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Delve into the world of motion graphics, keying, and compositing in After Effects CC. In this course, Ian Robinson lays out six foundations for becoming proficient with After Effects, including concepts such as layers, keyframe animation, and working with 3D. To help you get up and running with the program, the course begins with a project-based chapter on creating an animated graphic bumper. Next, explore the role layers play in compositions and find out how to add style to your projects using effects and graphic elements. Last, see how to build 3D objects with CINEMA 4D Lite, as well as stabilize footage, solve for 3D cameras, and paint in graphics with the Reverse Stabilization feature.
When you're working in After Effects, it's extraordinarily important to understand how magnification and quality settings affect how you're viewing your image. I was in a situation where I had a client come into my room and look at a graphic and say, omigosh, is that really that jagged? And I said no, and a few keyboard shortcuts later, they were totally relaxed. But, when you're working in After Effects, sometimes you don't have the optimum situation of a huge screen. For example, if we look in the center of our comp panel, I have these jagged edges on my text. Now when I render this out, the edges of the text are going to look beautiful. But, if as you're working, you want to check how that looks, you want to change the magnification.
Now there are a couple ways you can do this in the composition panel. One is by using, I call them the alligator keys, but really, it's the Comma key and the Period key, just right next to the letter M. So if I hit period, it'll zoom in to 100%, and notice my resolution also changed up to 100%. This automatically updates and changes with the magnification setting, as long as you have it set to Auto. So I'm going to click on Full and make sure I'm on Auto. Now, even though the edges of this layer look extraordinarily sharp, sometimes you want to preview the actual alpha channel of the one individual layer.
Now, instead of doing that in a comp window, which I could do by using the solo button and changing some of the switches, I'm just going to double-click on layer two, and load it into my Layer panel. And if you look into the lower left corner, you'll see this little running man icon and if we click on the leftmost icon, it'll toggle the Alpha channel on or off. Now, you can also use a keyboard command to switch between the different views. It's Option on the Mac or Alt on the PC and 4, will show your Alpha channel. You could use 3, 2, or 1 to switch between the red, the green, and the blue. And notice as I'm switching, I get this really nice blue outline, letting me know exactly what channel I'm looking at.
So using the layer panel comes in extraordinarily handy when you're trying to view things. But if you notice, I can't see the full size of my word. So what I'm going to do is press the Tilde key in the upper left corner of the keyboard. It's just under the Escape key. When you press that, it'll go ahead and maximize whatever panel you currently have active, so you can take up as much real estate as you like on your computer. Now, I'm going to press the Tilde key one more time, and just jump back into my composition panel.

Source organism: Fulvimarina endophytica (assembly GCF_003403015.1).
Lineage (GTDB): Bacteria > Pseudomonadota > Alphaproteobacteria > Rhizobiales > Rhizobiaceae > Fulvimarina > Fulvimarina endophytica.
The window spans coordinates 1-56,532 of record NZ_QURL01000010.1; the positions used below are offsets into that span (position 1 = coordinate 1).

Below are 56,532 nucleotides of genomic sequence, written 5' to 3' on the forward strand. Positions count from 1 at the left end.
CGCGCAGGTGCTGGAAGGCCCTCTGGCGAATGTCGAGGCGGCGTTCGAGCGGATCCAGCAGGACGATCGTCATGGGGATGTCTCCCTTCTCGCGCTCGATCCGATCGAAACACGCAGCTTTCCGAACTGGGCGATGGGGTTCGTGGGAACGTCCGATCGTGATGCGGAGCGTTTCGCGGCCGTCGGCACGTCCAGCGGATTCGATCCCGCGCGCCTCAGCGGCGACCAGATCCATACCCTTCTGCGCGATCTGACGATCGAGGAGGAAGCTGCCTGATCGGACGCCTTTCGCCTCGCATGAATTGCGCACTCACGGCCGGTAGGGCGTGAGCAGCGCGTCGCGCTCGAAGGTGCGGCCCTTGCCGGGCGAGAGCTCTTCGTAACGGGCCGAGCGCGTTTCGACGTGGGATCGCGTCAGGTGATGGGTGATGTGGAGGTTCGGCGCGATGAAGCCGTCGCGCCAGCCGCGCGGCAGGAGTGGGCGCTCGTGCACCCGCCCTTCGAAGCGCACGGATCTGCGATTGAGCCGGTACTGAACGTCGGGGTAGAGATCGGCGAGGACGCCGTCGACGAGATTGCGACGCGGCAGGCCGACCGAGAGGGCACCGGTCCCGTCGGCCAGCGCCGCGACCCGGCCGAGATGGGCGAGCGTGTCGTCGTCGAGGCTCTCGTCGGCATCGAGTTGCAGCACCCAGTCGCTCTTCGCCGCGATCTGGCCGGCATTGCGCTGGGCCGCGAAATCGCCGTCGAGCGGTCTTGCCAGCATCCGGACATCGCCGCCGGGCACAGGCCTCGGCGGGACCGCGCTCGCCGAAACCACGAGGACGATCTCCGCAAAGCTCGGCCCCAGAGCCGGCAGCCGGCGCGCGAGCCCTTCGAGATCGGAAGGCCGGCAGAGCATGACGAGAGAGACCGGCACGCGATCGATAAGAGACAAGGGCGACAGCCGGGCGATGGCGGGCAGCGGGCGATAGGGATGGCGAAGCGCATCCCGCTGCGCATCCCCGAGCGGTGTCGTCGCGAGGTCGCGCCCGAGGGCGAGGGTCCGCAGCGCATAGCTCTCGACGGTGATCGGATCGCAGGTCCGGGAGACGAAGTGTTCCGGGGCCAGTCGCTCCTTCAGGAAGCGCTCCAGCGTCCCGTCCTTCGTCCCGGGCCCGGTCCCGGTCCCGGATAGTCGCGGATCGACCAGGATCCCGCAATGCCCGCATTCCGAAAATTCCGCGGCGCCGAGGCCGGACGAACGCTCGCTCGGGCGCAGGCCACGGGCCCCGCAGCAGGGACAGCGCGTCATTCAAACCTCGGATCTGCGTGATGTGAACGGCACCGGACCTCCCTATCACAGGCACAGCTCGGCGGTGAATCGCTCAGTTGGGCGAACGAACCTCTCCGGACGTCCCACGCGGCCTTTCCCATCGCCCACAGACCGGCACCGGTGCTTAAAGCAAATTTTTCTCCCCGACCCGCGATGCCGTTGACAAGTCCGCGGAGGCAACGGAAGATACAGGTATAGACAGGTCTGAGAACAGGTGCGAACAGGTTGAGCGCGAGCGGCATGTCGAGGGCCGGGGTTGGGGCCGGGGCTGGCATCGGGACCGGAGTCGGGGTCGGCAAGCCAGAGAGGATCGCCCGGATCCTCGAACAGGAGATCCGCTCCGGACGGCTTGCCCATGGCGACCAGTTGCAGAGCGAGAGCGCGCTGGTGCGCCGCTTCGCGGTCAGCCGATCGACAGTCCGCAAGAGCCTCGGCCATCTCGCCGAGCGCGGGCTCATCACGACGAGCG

In my comp panel here, I could also press the Tilde key to preview this. Now, what if I wanted to preview this entire animation like as it's playing? Well, I could use my Ram preview. In order to do that, while we're at full screen, we need to use a keyboard shortcut. So I'm going to press 0 on my keypad. If you're on a laptop, you could press Control+0. Now, once it's loaded and Ram, it'll go ahead and playback in real time. (INAUDIBLE) press the Spacebar to stop playback. If you want to step through frame by frame, you can use the Page Up and Page Down keys.
Notice as I'm moving Page Up and Page Down, I can clearly see the highlight that's moving through my Text layers. Now, let's press the Tilde key again just to jump back into the composition panel. Now, what if I want to change the magnification of this view so I can see the entire comp again? Sure, I could go ahead and click on the Magnification button and switch it back to fit up to 100. But there's a keyboard shortcut for that. It's Option on the Mac, Alt on Windows, and then the Forward Slash key, which is, kind of, the Question Mark key. That'll automatically switch your view to fit in whatever size of the interface. Notice as I resize my comp panel, it's automatically resizing the view of my graphic.
Now, in the Comp panel, you'd think we were finished with the magnification and resolution settings, but there's one other setting you need to be aware of, and it's this button over here in the lower right corner of the comp settings. If I go ahead and click and hold, you can see it's set to Adaptive Resolution. And what that means, as I work inside of After Effects, it will lower the resolution as I'm working to keep playback going as fast as possible. But, again, it lowers the resolution. So, if you're really trying to pay attention to what's going on you want to turn off Adaptive Resolution and change it to final quality. When you do final quality and then switch your magnification back up to 100%, you can preview your comp and make sure that everything looks all sharp and clean, till the cows come home.
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